Carol shifts strategy

You may recall a Minnesota company that debuted an online marketplace for health care services a few months back.

Well, it’s not working out.  Carol has announced a shift in strategy.  From the Minneapolis Star Tribune:, a Twin Cities start-up that drew national attention for its efforts to create an online medical marketplace, has cut 25 jobs, or a quarter of its workforce, a sign that consumers may not be ready for the trend known as consumer-driven health care.

Bloomington-based Carol has struggled to attract users to its year-old website, which it bills as a Travelocity for health care.

Medical providers never got comfortable with the idea of posting their services online for comparison shopping and consumers “didn’t know what to do with us,” said Carol’s chief marketing officer, Marcia Miller. The economic downturn and the pressure to produce results finally forced a shift in direction.

What are they going to do now?  Focus on providers.  Again, from the Star Tribune:

Carol’s two consumer websites — in the Twin Cities and Seattle — will remain up. But the company will now focus on consulting and software services aimed at hospitals, clinics and physicians.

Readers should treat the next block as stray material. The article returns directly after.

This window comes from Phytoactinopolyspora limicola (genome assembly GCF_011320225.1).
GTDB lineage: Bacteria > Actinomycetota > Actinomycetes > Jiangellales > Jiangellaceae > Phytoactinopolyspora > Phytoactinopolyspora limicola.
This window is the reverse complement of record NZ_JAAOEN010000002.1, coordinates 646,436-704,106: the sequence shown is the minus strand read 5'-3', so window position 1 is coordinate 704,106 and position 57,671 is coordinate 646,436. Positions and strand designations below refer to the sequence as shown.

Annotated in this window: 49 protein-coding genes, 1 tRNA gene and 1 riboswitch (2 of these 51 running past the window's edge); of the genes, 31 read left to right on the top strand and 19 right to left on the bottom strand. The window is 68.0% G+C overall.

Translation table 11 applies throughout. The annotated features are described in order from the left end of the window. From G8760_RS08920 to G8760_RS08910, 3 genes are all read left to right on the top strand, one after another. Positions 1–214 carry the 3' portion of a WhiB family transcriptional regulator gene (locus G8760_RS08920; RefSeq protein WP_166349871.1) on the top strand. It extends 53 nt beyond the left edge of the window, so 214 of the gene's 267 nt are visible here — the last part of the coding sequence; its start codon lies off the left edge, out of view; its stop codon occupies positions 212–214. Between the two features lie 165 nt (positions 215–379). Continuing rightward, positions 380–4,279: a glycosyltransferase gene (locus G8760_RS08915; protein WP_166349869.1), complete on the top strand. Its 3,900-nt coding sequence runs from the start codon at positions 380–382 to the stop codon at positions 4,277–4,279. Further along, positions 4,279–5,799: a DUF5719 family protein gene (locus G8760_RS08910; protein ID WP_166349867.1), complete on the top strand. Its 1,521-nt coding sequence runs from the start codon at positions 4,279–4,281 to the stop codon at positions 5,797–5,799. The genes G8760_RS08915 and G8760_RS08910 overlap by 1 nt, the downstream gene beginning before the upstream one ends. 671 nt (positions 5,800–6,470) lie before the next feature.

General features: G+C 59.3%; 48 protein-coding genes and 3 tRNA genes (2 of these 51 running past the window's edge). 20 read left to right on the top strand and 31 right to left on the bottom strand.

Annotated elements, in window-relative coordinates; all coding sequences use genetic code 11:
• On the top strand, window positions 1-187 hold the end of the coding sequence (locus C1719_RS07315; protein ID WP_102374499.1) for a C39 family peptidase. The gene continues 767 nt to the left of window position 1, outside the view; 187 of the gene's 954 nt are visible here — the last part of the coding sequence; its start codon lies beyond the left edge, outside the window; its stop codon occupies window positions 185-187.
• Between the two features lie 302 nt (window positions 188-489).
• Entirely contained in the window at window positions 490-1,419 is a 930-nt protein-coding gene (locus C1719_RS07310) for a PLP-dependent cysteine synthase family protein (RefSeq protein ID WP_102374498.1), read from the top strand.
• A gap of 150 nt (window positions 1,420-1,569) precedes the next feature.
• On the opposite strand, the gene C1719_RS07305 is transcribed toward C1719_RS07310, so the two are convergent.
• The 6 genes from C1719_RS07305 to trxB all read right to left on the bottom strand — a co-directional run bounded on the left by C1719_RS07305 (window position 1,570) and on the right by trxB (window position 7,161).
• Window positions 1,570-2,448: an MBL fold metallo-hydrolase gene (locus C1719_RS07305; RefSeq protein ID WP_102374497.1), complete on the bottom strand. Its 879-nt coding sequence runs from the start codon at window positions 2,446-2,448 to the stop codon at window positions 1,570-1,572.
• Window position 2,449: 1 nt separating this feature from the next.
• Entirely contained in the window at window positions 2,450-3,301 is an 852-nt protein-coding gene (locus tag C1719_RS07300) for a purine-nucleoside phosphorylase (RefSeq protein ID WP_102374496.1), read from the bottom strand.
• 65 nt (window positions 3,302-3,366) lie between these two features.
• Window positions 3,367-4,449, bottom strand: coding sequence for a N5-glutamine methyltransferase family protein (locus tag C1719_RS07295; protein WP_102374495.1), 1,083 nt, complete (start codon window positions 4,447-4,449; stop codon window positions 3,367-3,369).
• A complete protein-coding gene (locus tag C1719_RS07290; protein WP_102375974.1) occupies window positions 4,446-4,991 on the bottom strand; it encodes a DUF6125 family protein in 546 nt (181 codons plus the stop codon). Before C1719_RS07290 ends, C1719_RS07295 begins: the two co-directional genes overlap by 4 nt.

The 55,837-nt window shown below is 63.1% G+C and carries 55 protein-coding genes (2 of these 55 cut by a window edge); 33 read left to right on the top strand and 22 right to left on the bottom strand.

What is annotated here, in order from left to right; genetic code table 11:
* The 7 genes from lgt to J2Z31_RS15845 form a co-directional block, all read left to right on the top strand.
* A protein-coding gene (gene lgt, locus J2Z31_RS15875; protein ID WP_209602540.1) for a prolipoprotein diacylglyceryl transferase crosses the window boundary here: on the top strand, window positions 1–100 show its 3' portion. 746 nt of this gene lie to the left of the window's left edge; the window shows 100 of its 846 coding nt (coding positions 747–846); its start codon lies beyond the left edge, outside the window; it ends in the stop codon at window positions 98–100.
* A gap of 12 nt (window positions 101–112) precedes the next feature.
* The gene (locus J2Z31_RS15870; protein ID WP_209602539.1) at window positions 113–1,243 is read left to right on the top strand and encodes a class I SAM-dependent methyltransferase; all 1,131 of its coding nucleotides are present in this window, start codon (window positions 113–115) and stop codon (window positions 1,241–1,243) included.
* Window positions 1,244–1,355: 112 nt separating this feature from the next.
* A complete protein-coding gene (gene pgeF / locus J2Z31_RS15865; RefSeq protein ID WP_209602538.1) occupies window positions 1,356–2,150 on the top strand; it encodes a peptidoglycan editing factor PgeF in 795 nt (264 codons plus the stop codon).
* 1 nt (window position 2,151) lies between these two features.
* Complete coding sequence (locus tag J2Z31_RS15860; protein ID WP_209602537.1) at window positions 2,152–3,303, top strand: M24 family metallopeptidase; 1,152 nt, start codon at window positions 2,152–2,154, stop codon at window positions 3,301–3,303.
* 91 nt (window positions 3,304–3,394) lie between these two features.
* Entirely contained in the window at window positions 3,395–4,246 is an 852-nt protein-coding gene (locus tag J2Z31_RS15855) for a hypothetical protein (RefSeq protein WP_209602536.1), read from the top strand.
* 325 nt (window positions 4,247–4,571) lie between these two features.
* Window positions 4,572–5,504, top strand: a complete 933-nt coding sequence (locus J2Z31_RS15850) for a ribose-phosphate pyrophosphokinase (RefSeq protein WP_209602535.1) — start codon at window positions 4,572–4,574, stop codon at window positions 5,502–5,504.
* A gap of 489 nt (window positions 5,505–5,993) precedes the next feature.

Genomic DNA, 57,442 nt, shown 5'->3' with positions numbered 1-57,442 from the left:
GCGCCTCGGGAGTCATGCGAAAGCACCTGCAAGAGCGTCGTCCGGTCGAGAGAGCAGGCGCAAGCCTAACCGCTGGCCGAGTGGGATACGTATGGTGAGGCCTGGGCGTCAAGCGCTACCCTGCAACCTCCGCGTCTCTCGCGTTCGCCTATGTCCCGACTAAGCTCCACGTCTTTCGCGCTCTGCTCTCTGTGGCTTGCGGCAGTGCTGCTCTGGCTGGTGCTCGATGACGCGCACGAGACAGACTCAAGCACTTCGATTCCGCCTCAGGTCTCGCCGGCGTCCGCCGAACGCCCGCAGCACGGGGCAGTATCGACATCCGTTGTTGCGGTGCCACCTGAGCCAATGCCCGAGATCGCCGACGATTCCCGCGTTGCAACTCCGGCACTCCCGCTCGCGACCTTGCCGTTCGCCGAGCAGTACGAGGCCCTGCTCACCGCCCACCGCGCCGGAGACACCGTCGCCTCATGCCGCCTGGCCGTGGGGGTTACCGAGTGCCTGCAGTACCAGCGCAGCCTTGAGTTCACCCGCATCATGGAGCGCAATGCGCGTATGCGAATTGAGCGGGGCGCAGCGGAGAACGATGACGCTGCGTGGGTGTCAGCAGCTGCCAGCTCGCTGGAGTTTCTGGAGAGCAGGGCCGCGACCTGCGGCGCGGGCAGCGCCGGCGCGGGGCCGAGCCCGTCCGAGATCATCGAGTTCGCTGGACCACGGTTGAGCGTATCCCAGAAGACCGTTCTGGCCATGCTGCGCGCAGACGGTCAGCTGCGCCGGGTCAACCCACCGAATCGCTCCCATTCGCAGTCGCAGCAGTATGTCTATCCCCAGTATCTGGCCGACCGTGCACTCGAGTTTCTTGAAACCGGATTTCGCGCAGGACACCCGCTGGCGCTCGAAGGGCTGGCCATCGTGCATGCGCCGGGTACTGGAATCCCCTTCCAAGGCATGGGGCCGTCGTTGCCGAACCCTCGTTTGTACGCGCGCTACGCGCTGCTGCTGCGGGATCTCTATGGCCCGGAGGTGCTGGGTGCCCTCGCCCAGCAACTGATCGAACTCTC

It will help providers repackage services in ways patients can understand, rather than in the current system organized around insurance payments. It may also rent the Carol software platform for hospital and clinic groups to include on their own websites — backing off from the original goal of allowing users to compare directly among providers.

Interesting.  Wonder if they always had a back-up plan?

2 thoughts on “Carol shifts strategy

  1. what a surprise! the general public can’t navigate the straits of health care pricing or packaging where available. this was a guaranteed failure that did not understand the market. the “empower the consumer” mythology lives on. we are a long way from making that happen – if ever.


  2. More and more consumers are signing up for CDHP, and as a result, there is a greater demand for “meaningful” tools to help consumers make the most of their health care dollars and find the best value.

    Until health care providers and insurers are willing to reveal price data, it’s up to consumers to collabaorate and post/share prices they paid for actual services — to share wiith other consumers. is a community search engine that enables consumers to do just that.


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